By Richard Bright
When Balkar ‘Billy’ Jawanda and the England over-60s squad travelled to the Grand Masters European Cup last June, it took some getting used to.
“There were the over 65s, 70s and 75s and there we were being called ‘the youngsters’,” jokes Jawanda, 60.
It was a trailblazing year for England two summers ago on the Grand Masters circuit. At the European Cup England won four gold — 60+ (men), 70+ (men), 60+ (women) and 65+ (women) — to usurp the Dutch. To top it off, the over-60s side gleaned three title victories last summer.
“It’s great to be personally involved with all these lads, when I mean lads, the over 60s,” says Jawanda.
Jawanda has been playing Masters hockey since England won the over-40s World Cup in Utrecht. He captained the over-50s and says the scene is “hard work but a lot of fun”.
Overall, it was a stellar year for Jawanda, winning four team titles and a regional silver at Masters level. After a trophy-hogging year with England, Jawanda will be looking for World Cup over-60s success, if picked, after the squad lost to Holland in the last final after dominating the game.
Jawanda said that it was the talk of the dressing room before the match before the European final, with the Dutch again the opponents. “There were scores to settle,” says Jawanda, as England came out on top.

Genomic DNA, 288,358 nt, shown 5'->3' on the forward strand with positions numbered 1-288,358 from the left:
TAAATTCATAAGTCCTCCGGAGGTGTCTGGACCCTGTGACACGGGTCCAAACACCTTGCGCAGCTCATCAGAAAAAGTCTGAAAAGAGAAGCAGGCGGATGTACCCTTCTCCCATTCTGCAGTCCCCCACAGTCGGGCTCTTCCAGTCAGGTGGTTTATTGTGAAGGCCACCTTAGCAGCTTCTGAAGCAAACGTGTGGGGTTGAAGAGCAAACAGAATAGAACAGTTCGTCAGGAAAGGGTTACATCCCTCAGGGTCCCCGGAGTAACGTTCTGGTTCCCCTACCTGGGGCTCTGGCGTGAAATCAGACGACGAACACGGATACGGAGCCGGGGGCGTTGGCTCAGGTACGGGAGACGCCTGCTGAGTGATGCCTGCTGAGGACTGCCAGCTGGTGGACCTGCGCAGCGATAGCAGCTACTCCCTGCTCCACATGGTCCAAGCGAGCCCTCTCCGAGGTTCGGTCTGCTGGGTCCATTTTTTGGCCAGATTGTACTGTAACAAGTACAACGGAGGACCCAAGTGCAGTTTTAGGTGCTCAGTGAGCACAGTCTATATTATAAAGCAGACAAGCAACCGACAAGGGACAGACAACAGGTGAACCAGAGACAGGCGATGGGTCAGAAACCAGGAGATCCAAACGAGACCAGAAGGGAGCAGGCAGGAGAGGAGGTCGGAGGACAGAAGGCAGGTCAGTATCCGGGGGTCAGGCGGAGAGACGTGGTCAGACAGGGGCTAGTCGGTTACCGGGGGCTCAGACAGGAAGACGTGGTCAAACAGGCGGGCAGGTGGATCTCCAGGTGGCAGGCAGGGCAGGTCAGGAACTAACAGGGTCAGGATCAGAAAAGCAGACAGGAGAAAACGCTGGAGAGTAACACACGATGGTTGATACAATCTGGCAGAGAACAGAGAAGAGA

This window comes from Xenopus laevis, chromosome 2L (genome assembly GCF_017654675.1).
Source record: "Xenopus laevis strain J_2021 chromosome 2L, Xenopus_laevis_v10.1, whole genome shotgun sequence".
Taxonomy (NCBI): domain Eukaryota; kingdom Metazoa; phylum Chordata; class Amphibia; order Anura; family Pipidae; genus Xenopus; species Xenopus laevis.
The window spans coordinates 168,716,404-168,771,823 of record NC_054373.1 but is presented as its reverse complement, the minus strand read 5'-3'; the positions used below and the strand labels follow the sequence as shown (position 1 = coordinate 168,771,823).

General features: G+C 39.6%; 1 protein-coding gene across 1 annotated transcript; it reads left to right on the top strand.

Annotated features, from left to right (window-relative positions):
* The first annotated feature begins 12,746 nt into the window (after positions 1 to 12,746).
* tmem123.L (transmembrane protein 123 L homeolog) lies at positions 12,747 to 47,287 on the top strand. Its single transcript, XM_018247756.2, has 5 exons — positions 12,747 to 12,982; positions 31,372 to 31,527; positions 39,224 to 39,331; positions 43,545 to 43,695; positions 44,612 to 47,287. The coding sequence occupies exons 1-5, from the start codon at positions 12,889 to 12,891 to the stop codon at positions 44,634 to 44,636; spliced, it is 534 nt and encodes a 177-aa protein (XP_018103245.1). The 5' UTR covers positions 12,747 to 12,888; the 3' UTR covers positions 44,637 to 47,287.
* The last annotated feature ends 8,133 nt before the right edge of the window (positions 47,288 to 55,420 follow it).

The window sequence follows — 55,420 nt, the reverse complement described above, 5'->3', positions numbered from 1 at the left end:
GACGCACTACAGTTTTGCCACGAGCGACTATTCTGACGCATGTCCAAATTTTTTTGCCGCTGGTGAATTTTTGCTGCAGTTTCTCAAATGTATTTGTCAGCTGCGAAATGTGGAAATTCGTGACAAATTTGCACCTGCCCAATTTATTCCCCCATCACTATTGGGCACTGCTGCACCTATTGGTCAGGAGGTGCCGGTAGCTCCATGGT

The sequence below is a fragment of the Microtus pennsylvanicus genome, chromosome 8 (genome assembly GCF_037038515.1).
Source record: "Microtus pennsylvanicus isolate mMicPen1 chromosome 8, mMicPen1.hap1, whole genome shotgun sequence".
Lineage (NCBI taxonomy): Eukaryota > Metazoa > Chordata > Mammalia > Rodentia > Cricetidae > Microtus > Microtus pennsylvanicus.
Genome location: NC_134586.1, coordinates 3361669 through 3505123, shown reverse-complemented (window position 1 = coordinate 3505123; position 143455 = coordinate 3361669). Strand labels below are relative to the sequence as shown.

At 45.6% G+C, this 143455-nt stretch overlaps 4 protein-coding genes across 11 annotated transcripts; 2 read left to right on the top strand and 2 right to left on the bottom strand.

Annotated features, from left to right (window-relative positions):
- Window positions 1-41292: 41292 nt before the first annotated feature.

Jawanda came to England in 1979 following a strong career with the senior Punjab under-21 squad. He played for Kings Heath Pickwick and a lengthy career in the Midlands Premier Division and coaching across Wolverhampton.
His masters career at club level has seen him win titles with Barford Tigers and, this season, with Warwickshire and Worcestershire’s over-60s in the Championship finals at Lee Valley
Billy’s son, Harry, was a promising England junior before making a decision over full-time work or to continue with hockey. And now it’s left to Billy to put on the cherished red and white.
“If you haven’t seen it [Masters] people think it’s old fogies walking around but it’s far from that,” he admits.
“It’s so amazing seeing older people who are fit and playing top level. It’s an amazing experience pulling on the England shirt and feels so much different.”
– Chris Ruler played England for under-21s and played several times for England before injury. Plays club hockey at Bromley and Beckenham.
– Richard Organ played England indoor and coached the England indoor ladies team for several years. Regarded as the best forward in the world for over 60s and plays at East Grinstead.
– Captain Mark Precious won bronze with GB at the 1984 Olympics and dominates midfield in the over-60s category.
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Tagged Masters Hockey